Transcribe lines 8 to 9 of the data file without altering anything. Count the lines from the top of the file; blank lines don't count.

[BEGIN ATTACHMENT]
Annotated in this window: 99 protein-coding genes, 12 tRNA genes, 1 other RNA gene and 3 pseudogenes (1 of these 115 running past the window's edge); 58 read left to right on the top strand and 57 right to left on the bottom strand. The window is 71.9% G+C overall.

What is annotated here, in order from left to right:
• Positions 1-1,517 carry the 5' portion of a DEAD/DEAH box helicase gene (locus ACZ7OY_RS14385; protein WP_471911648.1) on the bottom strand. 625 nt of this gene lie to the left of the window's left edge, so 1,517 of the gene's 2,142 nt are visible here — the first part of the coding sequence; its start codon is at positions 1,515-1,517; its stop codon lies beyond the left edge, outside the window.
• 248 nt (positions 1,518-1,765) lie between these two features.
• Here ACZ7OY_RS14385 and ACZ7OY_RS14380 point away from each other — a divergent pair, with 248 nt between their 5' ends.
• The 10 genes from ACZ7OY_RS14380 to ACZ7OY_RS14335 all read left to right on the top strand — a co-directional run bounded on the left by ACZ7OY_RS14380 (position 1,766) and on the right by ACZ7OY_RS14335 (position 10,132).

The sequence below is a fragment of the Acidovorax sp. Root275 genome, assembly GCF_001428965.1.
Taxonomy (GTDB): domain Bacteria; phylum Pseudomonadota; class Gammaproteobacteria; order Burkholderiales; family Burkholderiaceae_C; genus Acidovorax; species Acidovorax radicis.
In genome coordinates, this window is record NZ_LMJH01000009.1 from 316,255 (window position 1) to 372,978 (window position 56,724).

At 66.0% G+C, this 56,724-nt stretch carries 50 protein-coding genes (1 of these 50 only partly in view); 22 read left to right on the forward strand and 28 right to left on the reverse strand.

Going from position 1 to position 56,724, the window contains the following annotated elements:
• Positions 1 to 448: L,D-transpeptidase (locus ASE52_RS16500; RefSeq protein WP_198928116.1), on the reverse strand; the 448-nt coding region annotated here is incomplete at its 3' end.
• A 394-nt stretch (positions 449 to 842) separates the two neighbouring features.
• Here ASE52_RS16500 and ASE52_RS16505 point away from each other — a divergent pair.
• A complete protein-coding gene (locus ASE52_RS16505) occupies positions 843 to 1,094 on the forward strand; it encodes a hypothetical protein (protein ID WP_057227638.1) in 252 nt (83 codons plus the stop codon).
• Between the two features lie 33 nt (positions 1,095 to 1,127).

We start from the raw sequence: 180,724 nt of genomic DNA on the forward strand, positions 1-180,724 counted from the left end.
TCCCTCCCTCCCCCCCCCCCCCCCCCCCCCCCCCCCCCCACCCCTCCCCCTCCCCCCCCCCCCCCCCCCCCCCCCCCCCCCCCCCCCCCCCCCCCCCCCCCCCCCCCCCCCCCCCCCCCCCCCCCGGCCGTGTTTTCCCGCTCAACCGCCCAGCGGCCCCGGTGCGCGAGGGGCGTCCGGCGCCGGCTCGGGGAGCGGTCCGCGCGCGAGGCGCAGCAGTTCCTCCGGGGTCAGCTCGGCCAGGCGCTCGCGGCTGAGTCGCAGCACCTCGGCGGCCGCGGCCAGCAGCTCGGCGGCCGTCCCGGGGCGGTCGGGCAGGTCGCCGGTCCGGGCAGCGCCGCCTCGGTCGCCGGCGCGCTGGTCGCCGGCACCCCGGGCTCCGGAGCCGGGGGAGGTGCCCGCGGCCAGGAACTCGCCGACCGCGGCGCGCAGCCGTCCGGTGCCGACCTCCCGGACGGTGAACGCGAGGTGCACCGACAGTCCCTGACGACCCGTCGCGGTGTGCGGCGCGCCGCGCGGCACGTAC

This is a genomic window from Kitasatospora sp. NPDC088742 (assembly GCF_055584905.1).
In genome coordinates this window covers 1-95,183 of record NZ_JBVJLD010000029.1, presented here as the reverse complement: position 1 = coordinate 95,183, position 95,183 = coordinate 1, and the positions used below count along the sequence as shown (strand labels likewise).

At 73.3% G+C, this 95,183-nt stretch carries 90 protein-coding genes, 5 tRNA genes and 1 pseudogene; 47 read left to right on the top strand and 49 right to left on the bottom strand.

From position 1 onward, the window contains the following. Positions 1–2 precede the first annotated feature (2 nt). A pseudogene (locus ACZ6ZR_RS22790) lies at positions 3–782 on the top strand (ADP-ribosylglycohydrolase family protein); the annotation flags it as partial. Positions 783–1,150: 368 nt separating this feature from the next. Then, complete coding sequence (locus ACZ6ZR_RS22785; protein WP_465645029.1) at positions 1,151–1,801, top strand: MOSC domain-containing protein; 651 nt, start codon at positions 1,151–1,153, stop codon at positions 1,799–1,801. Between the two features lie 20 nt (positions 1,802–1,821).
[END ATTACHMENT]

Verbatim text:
Taxonomy (GTDB): domain Bacteria; phylum Pseudomonadota; class Gammaproteobacteria; order Burkholderiales; family Burkholderiaceae_C; genus Acidovorax; species Acidovorax radicis.
In genome coordinates, this window is record NZ_LMJH01000009.1 from 316,255 (window position 1) to 372,978 (window position 56,724).